is Friday set to begin a densely scheduled visit to Iraq fraught with public-health and security risks, his first trip outside of Italy in more than a year.
The pope is seeking to support Iraq’s beleaguered Christian minority and pursue his signature cause of better relations with the Muslim world, despite the country’s spike in Covid-19 infections and continuing violence.
“I am coming as a pilgrim, as a penitent pilgrim, to implore from the Lord forgiveness and reconciliation after years of war and terrorism, to beg from God the consolation of hearts and the healing of wounds,” Pope Francis said in a video message broadcast on Iraqi television Wednesday night.
Rockets struck a military base used by U.S. military forces in Iraq on Wednesday, leading to the death of a U.S. civilian contractor who died of a heart attack while sheltering from the attack. In February, a rocket attack on a U.S. military base in Iraqi Kurdistan killed a civilian U.S. contractor and injured nine others.
The Vatican has said that during his visit the pope would travel in an armored car and hold only one large event, a Mass in a soccer stadium on Sunday, with social distancing among the attendees to protect against contagion.
“When the pope takes a trip, there are always apprehensions and dangers, but if one considered only these aspects one would never go anywhere,” said Cardinal Fernando Filoni, a former Vatican envoy to Iraq who is traveling with Pope Francis this weekend.
Iraq’s government is taking every possible measure to protect the pope, said Gen. Tahseen Al Khafaji, a spokesman for Iraqi security forces.
“We are checking all the roads the pope will be taking and checking all the places he will be. We have set up multiple rings of security around such places, especially during the Masses the pope is going to hold,” the general told Iraqi state television Wednesday.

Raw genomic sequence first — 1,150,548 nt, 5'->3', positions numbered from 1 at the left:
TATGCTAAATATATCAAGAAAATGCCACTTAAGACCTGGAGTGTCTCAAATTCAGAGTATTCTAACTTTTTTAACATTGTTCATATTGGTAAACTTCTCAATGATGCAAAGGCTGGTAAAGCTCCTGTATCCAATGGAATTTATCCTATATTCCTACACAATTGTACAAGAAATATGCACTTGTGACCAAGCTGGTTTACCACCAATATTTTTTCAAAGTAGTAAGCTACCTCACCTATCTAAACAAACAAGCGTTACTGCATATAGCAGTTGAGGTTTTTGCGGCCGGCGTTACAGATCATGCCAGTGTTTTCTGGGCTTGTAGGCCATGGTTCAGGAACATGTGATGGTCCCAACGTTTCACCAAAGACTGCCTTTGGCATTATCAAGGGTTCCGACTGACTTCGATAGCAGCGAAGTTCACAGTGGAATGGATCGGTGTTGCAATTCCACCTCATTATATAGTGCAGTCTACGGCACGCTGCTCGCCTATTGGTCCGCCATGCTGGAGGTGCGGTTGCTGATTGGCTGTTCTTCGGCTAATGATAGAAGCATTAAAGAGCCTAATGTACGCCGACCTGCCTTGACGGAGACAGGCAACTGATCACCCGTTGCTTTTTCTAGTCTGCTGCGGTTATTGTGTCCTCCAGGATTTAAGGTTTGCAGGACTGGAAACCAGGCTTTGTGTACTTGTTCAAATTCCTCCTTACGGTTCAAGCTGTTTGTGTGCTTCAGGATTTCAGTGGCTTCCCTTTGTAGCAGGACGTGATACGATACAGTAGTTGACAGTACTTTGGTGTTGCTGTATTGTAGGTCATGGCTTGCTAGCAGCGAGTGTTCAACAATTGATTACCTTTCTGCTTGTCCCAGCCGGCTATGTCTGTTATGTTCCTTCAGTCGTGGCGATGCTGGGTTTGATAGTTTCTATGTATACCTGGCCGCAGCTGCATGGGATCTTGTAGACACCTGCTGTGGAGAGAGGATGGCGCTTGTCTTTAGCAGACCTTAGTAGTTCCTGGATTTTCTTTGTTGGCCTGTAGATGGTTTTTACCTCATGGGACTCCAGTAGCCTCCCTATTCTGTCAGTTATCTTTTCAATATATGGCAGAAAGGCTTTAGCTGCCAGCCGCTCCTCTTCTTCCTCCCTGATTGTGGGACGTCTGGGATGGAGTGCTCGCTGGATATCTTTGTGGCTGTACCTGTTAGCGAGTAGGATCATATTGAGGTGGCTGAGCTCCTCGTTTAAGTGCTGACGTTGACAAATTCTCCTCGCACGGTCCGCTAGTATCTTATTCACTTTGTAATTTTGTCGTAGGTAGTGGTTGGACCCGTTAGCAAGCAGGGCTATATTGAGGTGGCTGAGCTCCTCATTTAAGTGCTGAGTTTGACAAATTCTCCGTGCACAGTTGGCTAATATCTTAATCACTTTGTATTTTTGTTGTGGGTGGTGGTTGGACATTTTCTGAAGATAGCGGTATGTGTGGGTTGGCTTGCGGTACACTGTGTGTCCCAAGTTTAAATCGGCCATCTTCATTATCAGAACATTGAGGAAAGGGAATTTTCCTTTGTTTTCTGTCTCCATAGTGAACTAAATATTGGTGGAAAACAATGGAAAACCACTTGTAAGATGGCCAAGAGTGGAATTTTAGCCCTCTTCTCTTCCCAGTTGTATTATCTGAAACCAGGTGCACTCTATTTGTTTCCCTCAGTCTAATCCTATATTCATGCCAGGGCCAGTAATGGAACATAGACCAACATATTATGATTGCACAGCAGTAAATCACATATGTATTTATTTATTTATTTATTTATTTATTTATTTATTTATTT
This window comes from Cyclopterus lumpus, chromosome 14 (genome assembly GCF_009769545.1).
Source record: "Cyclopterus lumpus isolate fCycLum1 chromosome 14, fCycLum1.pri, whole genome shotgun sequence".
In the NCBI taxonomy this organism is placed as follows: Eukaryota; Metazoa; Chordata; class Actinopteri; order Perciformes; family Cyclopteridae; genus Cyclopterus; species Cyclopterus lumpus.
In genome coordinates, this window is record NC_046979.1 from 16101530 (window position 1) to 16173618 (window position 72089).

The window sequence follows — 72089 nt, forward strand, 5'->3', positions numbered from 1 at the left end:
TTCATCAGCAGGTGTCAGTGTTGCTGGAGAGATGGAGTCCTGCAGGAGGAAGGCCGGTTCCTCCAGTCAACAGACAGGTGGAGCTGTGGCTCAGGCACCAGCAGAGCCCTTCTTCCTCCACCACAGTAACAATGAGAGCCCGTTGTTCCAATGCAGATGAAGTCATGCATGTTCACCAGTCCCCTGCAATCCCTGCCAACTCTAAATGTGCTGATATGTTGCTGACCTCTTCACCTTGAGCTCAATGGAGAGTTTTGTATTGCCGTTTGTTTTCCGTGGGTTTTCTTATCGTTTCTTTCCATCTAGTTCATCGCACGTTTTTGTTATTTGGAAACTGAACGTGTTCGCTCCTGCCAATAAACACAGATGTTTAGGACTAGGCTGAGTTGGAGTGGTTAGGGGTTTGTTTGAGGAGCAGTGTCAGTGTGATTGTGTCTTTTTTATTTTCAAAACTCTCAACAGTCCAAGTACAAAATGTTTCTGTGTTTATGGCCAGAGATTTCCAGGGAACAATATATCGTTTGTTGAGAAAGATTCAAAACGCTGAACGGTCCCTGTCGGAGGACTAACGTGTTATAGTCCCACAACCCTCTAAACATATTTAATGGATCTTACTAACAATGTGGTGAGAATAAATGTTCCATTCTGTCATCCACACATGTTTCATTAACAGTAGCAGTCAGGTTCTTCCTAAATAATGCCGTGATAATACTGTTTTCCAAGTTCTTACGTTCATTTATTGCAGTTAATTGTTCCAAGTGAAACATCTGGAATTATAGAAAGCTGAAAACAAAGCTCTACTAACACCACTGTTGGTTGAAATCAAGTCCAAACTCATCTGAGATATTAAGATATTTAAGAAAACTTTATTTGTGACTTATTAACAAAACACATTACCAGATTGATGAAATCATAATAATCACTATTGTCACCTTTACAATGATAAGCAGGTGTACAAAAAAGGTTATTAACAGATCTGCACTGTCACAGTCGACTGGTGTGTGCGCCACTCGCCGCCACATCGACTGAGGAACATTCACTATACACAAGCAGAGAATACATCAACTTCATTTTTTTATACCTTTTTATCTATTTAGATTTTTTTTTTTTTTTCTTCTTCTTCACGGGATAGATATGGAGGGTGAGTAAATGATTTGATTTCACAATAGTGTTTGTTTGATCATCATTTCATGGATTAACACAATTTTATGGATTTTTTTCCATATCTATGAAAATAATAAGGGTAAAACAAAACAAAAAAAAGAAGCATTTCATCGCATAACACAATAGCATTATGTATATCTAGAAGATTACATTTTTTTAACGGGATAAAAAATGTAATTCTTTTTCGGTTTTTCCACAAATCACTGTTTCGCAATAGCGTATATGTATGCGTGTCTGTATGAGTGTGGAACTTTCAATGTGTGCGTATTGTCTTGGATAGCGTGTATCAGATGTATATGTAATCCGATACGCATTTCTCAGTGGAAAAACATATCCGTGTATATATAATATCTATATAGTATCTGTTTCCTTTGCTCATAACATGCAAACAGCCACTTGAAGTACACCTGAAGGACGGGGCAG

On Friday, Pope Francis is scheduled to give a speech to Iraqi President
and other dignitaries at Baghdad’s presidential palace, and another to clergy and nuns at a Catholic cathedral, the site of a 2010 massacre by Islamic State terrorists that left 48 dead.
Earlier this week, workers were busy repaving the streets around the cathedral in preparation for the visit.
“After doing nothing all these years, suddenly the government wants to do everything within a few days,” said a neighborhood resident, Salim Mahmood. “Not for our sake, only to look good in front of the pope.”
In both of his speeches on Friday, the pope is likely to address the plight of Iraq’s Christians, whose numbers have dropped from an estimated 1.4 million before the U.S.-led invasion in 2003 to 250,000 or fewer today.
“My dear Christian brothers and sisters, who have testified to your faith in Christ amid harsh sufferings: I wait with trepidation to see you,” the pope said in his televised address. “You still have before your eyes the images of homes destroyed and churches profaned, and in your hearts you still bear the wounds of affections left behind and dwellings abandoned.”
The defeat of Islamic State in 2017 brought an end to the group’s three-year occupation of the Christian heartland on the Nineveh Plain, which the pope will visit on Sunday, but Iran-backed militias and Kurdish security forces seeking to control the area have impeded many Christians from resettling there.
Christian leaders say that official and unofficial discrimination makes Christians and other minorities second-class citizens in the country, which is 98.5% Muslim.
“If the authorities appreciate the presence of Christians, as I think they do, then they need to make laws, not to give them privileges, but to defend their rights as citizens,” Cardinal Filoni said.
The pope will also use the visit to promote better relations with Islam, especially on Saturday, when he is due to meet with Grand Ayatollah Ali al-Sistani, the most influential leader of Iraq’s Shiite Muslims, and attend an interfaith event at the ancient city of Ur, believed to be the home of Abraham, the forefather of Judaism, Christianity and Islam.
Most of Iraq’s secular and religious leaders have welcomed the pope in their public statements. A contrasting note came Wednesday from Abu Ali al-Askari, a spokesman for Kata’ib Hezbollah, one of the largest Iranian-allied militant groups in Iraq and one of the groups that the U.S. bombed in retaliation for last month’s rocket attack.
“We must not be overly optimistic about the visit of the ‘Pope of the Vatican’ and that he will make our lands cool and safe,” Mr. Askari wrote. “He should reform his state—the area of which is no more than that of a single sector of Sadr City in Baghdad—before reforming the lands of others.”
Write to Francis X. Rocca at [email protected]
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